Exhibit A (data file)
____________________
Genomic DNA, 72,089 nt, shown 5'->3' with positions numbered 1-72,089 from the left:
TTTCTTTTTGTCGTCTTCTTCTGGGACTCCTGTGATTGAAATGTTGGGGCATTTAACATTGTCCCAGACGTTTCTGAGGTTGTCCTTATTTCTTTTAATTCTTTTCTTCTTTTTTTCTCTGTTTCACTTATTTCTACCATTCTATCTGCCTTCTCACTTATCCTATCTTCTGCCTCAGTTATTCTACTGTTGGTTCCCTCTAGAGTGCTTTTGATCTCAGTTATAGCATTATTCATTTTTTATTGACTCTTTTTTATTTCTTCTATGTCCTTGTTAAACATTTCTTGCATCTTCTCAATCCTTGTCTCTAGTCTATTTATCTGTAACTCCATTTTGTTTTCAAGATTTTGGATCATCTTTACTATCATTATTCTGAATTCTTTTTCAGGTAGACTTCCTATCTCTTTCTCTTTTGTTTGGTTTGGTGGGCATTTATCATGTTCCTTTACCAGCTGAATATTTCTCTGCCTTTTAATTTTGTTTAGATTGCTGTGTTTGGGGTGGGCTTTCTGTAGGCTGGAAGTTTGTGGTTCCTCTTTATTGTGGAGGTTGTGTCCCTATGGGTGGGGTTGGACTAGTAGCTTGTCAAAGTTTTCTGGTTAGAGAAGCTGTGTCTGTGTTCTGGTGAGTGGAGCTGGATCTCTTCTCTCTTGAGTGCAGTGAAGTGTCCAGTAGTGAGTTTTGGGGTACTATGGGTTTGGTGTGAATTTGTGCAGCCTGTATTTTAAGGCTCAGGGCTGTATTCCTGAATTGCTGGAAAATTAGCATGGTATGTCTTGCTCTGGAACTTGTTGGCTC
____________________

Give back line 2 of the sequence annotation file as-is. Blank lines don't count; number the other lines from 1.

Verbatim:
TTTCTTTTTGTCGTCTTCTTCTGGGACTCCTGTGATTGAAATGTTGGGGCATTTAACATTGTCCCAGACGTTTCTGAGGTTGTCCTTATTTCTTTTAATTCTTTTCTTCTTTTTTTCTCTGTTTCACTTATTTCTACCATTCTATCTGCCTTCTCACTTATCCTATCTTCTGCCTCAGTTATTCTACTGTTGGTTCCCTCTAGAGTGCTTTTGATCTCAGTTATAGCATTATTCATTTTTTATTGACTCTTTTTTATTTCTTCTATGTCCTTGTTAAACATTTCTTGCATCTTCTCAATCCTTGTCTCTAGTCTATTTATCTGTAACTCCATTTTGTTTTCAAGATTTTGGATCATCTTTACTATCATTATTCTGAATTCTTTTTCAGGTAGACTTCCTATCTCTTTCTCTTTTGTTTGGTTTGGTGGGCATTTATCATGTTCCTTTACCAGCTGAATATTTCTCTGCCTTTTAATTTTGTTTAGATTGCTGTGTTTGGGGTGGGCTTTCTGTAGGCTGGAAGTTTGTGGTTCCTCTTTATTGTGGAGGTTGTGTCCCTATGGGTGGGGTTGGACTAGTAGCTTGTCAAAGTTTTCTGGTTAGAGAAGCTGTGTCTGTGTTCTGGTGAGTGGAGCTGGATCTCTTCTCTCTTGAGTGCAGTGAAGTGTCCAGTAGTGAGTTTTGGGGTACTATGGGTTTGGTGTGAATTTGTGCAGCCTGTATTTTAAGGCTCAGGGCTGTATTCCTGAATTGCTGGAAAATTAGCATGGTATGTCTTGCTCTGGAACTTGTTGGCTC